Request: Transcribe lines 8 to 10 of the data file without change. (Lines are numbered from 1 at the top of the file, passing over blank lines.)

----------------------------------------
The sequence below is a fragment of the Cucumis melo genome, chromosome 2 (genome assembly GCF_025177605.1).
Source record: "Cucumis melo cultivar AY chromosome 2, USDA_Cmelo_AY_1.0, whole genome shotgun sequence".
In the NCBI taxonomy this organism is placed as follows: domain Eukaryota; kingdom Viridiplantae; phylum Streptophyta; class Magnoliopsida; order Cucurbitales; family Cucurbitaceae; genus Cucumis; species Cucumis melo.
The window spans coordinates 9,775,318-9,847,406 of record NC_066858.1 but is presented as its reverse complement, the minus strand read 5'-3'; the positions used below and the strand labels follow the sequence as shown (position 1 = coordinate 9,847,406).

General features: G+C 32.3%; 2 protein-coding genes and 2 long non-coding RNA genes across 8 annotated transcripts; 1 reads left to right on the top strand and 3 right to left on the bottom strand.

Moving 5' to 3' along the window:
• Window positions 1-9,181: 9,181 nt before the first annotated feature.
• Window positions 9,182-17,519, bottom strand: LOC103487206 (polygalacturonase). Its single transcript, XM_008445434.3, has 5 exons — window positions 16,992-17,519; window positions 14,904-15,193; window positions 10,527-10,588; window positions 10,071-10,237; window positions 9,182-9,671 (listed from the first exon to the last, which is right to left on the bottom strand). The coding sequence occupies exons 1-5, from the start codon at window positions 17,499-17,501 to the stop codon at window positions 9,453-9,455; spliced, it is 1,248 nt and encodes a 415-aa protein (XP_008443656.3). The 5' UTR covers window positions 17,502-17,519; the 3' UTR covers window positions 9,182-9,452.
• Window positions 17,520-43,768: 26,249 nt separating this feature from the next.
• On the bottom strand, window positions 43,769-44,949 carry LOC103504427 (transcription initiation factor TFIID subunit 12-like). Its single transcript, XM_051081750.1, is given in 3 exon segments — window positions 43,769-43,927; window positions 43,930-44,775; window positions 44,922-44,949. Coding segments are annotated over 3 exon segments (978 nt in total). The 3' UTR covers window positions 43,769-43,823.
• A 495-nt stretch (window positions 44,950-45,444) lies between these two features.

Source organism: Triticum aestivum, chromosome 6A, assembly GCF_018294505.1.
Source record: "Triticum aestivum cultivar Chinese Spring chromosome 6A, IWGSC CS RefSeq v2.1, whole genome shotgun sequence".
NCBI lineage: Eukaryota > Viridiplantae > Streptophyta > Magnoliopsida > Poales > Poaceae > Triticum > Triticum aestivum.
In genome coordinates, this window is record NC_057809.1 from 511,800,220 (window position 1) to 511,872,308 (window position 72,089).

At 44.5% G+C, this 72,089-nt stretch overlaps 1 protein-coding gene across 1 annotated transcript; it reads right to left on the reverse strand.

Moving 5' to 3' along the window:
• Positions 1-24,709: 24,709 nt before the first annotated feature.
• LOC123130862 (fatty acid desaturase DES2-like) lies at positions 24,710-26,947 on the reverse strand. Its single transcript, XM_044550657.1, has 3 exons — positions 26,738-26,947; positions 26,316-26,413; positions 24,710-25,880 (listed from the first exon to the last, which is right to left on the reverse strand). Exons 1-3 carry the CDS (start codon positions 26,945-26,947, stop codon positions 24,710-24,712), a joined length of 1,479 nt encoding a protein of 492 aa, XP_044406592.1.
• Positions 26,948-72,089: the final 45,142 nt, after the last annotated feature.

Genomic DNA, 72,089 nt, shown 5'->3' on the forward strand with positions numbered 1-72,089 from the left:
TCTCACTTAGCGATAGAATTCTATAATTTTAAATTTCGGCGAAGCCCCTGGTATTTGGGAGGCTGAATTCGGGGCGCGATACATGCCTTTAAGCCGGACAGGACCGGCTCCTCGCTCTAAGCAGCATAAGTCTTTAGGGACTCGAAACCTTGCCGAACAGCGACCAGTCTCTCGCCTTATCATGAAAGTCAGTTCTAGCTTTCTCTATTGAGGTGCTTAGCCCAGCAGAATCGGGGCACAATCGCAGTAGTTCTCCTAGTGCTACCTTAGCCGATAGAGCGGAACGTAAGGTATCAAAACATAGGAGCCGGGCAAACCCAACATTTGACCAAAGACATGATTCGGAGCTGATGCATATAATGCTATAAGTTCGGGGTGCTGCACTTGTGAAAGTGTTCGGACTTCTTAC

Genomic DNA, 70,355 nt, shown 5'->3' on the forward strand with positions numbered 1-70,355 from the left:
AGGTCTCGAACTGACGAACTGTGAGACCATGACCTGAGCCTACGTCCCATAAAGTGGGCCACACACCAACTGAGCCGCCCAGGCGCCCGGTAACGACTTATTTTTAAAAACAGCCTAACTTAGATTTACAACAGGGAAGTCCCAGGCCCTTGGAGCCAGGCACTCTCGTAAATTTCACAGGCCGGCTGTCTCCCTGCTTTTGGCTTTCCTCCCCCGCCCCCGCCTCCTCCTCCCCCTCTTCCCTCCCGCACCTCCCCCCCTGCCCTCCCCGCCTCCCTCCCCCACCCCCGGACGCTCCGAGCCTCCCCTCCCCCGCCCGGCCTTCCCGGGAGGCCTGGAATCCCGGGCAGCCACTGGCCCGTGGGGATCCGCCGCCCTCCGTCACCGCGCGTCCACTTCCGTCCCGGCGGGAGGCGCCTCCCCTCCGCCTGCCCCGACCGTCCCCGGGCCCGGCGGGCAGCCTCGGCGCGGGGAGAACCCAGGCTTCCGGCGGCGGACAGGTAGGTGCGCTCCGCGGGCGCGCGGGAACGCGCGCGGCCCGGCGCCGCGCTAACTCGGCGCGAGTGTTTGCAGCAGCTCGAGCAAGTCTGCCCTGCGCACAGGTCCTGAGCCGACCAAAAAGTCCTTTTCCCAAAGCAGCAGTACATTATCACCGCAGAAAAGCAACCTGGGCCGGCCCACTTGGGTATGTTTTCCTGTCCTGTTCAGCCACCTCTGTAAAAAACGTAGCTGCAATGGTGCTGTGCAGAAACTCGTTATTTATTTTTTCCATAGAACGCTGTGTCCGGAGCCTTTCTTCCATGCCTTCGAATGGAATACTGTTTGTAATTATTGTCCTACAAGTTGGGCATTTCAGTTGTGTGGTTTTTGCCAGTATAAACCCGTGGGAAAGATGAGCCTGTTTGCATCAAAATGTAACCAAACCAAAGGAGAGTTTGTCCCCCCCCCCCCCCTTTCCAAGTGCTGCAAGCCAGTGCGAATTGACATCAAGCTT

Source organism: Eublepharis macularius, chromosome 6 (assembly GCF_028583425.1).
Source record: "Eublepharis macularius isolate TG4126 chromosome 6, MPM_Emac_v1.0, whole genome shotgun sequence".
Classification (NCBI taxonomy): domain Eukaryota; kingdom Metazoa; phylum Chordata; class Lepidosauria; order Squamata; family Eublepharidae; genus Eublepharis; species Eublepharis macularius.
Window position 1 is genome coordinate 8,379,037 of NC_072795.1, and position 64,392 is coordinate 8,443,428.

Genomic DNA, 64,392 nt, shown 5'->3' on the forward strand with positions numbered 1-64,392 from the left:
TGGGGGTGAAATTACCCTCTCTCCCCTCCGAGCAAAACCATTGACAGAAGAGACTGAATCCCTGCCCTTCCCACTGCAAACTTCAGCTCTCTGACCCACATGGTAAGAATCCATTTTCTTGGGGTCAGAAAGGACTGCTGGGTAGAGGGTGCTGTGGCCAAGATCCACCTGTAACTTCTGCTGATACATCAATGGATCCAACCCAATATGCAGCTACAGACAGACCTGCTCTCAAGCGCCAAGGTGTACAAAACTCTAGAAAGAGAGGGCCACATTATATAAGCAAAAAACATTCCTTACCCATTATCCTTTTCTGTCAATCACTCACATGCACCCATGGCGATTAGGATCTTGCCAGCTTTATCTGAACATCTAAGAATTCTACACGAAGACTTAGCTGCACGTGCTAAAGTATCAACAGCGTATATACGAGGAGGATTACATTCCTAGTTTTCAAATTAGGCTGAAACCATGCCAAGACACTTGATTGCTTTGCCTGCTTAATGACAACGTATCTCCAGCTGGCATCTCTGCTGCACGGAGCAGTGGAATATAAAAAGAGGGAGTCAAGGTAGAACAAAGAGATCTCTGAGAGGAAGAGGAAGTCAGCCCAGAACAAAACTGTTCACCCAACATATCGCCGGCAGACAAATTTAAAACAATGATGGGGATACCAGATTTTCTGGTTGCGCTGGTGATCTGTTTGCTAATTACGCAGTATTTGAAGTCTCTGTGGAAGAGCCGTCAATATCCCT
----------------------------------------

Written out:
• Window positions 9,182-17,519, bottom strand: LOC103487206 (polygalacturonase). Its single transcript, XM_008445434.3, has 5 exons — window positions 16,992-17,519; window positions 14,904-15,193; window positions 10,527-10,588; window positions 10,071-10,237; window positions 9,182-9,671 (listed from the first exon to the last, which is right to left on the bottom strand). The coding sequence occupies exons 1-5, from the start codon at window positions 17,499-17,501 to the stop codon at window positions 9,453-9,455; spliced, it is 1,248 nt and encodes a 415-aa protein (XP_008443656.3). The 5' UTR covers window positions 17,502-17,519; the 3' UTR covers window positions 9,182-9,452.
• Window positions 17,520-43,768: 26,249 nt separating this feature from the next.
• On the bottom strand, window positions 43,769-44,949 carry LOC103504427 (transcription initiation factor TFIID subunit 12-like). Its single transcript, XM_051081750.1, is given in 3 exon segments — window positions 43,769-43,927; window positions 43,930-44,775; window positions 44,922-44,949. Coding segments are annotated over 3 exon segments (978 nt in total). The 3' UTR covers window positions 43,769-43,823.